Wall Street delivered another set of milestones Thursday as a wave of buying sent U.S. stocks solidly higher, driving the Dow Jones Industrial Average above the all-time high it closed at in January.

The S&P 500, the benchmark for many index funds, also hit a new high, eclipsing the peak it reached last month.

Trader Tommy Kalikas works the floor of the New York Stock Exchange on Thursday during a day of milestones.

Technology stocks, banks and health care companies accounted for much of the broad rally. Energy companies declined along with crude oil prices.

A weaker dollar, which helps U.S. exporters, and a mix of mostly encouraging economic reports helped put investors in a buying mood, a turnaround from earlier in the week when the U.S. and China each announced a new round of tariffs on each other’s goods, triggering a sell-off.

“Some of the economic data that came out today continued to show strength,” said Lindsey Bell, an investment strategist with CFRA. “Given the strength in the economy, backed by the stimulus from tax reform as well as just fiscal stimulus in general, that should be able to offset some of the impact that we’re going to get from tariffs as we go into the end of the year.”

The S&P 500 index rose 22.80 points, or 0.8 percent, to 2,930.75. The Dow gained 251.22 points, or 1 percent, to 26,656.98. The Nasdaq composite climbed 78.19 points, or 1 percent, to 8,028.23. The Russell 2000 index of smaller companies picked up 17.25 points, or 1 percent, to 1,720.18.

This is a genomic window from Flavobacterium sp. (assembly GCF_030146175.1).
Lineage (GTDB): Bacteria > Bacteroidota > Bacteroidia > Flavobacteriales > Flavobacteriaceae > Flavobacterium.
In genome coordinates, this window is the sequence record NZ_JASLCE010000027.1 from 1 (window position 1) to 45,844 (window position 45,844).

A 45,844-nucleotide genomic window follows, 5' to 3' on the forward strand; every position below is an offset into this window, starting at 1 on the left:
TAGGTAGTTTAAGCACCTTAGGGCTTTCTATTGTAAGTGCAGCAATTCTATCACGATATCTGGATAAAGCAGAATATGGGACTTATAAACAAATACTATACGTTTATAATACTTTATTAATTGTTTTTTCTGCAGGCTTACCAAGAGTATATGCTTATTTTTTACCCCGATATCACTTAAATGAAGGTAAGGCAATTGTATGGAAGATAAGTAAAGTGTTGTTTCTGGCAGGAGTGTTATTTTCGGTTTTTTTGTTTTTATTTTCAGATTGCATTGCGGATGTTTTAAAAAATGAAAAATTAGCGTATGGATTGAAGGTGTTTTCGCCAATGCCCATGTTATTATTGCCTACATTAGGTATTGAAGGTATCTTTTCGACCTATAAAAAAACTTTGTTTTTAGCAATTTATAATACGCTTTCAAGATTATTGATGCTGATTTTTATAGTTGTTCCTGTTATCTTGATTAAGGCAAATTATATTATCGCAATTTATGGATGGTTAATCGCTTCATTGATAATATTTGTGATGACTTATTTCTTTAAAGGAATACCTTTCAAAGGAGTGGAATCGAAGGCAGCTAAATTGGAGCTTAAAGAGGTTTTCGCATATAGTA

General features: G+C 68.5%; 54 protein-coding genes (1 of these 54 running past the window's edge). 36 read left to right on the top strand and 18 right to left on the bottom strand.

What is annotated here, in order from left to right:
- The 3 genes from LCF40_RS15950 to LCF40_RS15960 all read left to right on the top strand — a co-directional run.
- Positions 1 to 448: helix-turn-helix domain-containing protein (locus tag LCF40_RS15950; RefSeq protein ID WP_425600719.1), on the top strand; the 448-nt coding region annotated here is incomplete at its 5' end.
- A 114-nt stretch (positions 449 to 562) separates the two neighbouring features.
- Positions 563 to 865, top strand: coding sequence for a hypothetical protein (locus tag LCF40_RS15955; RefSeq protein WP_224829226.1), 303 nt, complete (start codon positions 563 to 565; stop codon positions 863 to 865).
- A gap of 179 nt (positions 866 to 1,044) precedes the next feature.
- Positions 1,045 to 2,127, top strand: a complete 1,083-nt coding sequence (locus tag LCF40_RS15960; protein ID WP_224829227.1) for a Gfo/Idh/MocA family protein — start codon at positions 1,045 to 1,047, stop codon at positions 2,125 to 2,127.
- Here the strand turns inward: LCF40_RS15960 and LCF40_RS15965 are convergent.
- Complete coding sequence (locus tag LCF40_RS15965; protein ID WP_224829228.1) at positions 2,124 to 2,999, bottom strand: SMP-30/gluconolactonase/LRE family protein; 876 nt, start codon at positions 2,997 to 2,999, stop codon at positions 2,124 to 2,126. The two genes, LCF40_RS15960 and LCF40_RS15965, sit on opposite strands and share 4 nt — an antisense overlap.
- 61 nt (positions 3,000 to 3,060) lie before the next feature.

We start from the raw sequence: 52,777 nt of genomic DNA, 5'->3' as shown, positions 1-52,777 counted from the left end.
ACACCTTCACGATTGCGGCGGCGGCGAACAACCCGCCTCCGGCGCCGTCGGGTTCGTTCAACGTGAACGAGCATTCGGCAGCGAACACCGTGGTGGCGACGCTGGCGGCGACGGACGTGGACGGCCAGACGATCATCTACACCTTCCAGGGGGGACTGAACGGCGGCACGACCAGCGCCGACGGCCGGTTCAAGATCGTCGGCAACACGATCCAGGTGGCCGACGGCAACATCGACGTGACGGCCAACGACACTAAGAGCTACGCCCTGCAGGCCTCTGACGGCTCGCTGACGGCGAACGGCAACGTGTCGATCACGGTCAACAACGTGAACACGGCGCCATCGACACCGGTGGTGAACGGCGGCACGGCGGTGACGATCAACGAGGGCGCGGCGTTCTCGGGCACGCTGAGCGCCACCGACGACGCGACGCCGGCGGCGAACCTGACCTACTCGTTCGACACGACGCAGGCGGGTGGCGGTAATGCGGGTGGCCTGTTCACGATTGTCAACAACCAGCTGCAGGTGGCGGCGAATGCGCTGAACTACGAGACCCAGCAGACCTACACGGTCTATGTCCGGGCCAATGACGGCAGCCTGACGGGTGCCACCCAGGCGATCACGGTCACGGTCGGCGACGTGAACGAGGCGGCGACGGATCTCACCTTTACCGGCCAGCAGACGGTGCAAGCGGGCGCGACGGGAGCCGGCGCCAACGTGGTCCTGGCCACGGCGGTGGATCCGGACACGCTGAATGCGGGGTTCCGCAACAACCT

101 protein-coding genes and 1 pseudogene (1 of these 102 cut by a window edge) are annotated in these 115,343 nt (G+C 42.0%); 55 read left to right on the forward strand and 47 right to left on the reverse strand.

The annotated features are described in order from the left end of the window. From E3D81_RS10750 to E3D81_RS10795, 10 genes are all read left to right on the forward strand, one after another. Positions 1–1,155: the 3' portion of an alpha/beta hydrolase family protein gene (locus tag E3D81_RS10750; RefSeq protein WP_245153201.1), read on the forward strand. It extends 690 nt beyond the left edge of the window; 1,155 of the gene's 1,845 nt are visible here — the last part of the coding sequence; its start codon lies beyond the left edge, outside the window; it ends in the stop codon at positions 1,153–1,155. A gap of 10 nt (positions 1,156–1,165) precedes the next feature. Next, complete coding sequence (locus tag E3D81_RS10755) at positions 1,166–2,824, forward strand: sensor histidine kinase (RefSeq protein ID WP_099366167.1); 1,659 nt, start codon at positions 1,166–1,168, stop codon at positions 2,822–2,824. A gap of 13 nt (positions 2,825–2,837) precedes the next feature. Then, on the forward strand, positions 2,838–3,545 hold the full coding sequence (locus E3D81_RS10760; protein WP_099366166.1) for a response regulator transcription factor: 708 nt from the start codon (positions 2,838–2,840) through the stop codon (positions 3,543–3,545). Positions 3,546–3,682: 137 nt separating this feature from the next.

The road to the latest records was hardly smooth. Shortly after the Dow’s all-time high in January, the market plunged in February and again in March, at one point bringing the index down 11.6 percent from its January peak. Investors worried about rising interest rates and the potential impact of the U.S.-China trade dispute on the big industrial companies that are part of the Dow.

With the Federal Reserve having clearly signaled its policy – gradual rate increases, including two more this year – and the U.S. economy gaining strength, the market has recently taken the trade tremors in stride and pushed the Dow and S&P 500 to new highs.

The Dow is now up 7.8 percent for the year, while the S&P 500 is up 9.6 percent. The gains have helped boost investors’ stock holdings.

The Federal Reserve said Thursday that the value of Americans’ stock and mutual fund portfolios rose $800 billion last quarter, helping to boost U.S. household wealth to a record $106.9 billion in the April-June quarter. At the same time, stock market wealth has been flowing disproportionately – and increasingly – to the most affluent households. The richest one-tenth of Americans own about 84 percent of the value of stocks.

The Dow and S&P 500 were on course to set record highs from the get-go Thursday as investors pored through a batch of economic data.

The Labor Department’s weekly tally of applications for unemployment aid was lower than expected, with claims slipping last week to 201,000. That’s the lowest level since November 1969.

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